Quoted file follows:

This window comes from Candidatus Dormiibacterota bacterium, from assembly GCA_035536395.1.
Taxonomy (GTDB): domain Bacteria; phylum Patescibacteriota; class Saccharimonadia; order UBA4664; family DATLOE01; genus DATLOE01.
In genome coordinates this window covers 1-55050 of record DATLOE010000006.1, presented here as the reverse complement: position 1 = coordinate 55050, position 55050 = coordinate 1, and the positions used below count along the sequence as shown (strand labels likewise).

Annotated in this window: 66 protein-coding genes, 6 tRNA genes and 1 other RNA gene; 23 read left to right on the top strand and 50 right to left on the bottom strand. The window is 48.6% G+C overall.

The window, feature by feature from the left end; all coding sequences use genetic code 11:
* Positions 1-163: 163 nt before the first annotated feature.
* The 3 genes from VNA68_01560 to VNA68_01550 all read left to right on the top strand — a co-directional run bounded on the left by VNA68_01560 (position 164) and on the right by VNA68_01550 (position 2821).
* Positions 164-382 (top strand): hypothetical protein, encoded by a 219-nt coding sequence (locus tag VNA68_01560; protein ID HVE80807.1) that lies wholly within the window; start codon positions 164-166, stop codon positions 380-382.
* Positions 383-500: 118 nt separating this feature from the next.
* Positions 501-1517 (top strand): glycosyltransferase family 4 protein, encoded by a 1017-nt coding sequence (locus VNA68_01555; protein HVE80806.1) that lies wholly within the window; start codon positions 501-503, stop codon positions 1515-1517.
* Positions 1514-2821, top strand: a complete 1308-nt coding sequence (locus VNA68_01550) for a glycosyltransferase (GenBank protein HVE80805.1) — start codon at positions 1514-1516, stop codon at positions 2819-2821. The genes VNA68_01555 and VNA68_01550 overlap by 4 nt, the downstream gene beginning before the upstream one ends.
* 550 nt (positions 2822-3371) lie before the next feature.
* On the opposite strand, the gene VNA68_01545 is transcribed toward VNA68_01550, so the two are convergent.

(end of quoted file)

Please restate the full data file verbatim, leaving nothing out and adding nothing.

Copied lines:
This window comes from Candidatus Dormiibacterota bacterium, from assembly GCA_035536395.1.
Taxonomy (GTDB): domain Bacteria; phylum Patescibacteriota; class Saccharimonadia; order UBA4664; family DATLOE01; genus DATLOE01.
In genome coordinates this window covers 1-55050 of record DATLOE010000006.1, presented here as the reverse complement: position 1 = coordinate 55050, position 55050 = coordinate 1, and the positions used below count along the sequence as shown (strand labels likewise).

Annotated in this window: 66 protein-coding genes, 6 tRNA genes and 1 other RNA gene; 23 read left to right on the top strand and 50 right to left on the bottom strand. The window is 48.6% G+C overall.

The window, feature by feature from the left end; all coding sequences use genetic code 11:
* Positions 1-163: 163 nt before the first annotated feature.
* The 3 genes from VNA68_01560 to VNA68_01550 all read left to right on the top strand — a co-directional run bounded on the left by VNA68_01560 (position 164) and on the right by VNA68_01550 (position 2821).
* Positions 164-382 (top strand): hypothetical protein, encoded by a 219-nt coding sequence (locus tag VNA68_01560; protein ID HVE80807.1) that lies wholly within the window; start codon positions 164-166, stop codon positions 380-382.
* Positions 383-500: 118 nt separating this feature from the next.
* Positions 501-1517 (top strand): glycosyltransferase family 4 protein, encoded by a 1017-nt coding sequence (locus VNA68_01555; protein HVE80806.1) that lies wholly within the window; start codon positions 501-503, stop codon positions 1515-1517.
* Positions 1514-2821, top strand: a complete 1308-nt coding sequence (locus VNA68_01550) for a glycosyltransferase (GenBank protein HVE80805.1) — start codon at positions 1514-1516, stop codon at positions 2819-2821. The genes VNA68_01555 and VNA68_01550 overlap by 4 nt, the downstream gene beginning before the upstream one ends.
* 550 nt (positions 2822-3371) lie before the next feature.
* On the opposite strand, the gene VNA68_01545 is transcribed toward VNA68_01550, so the two are convergent.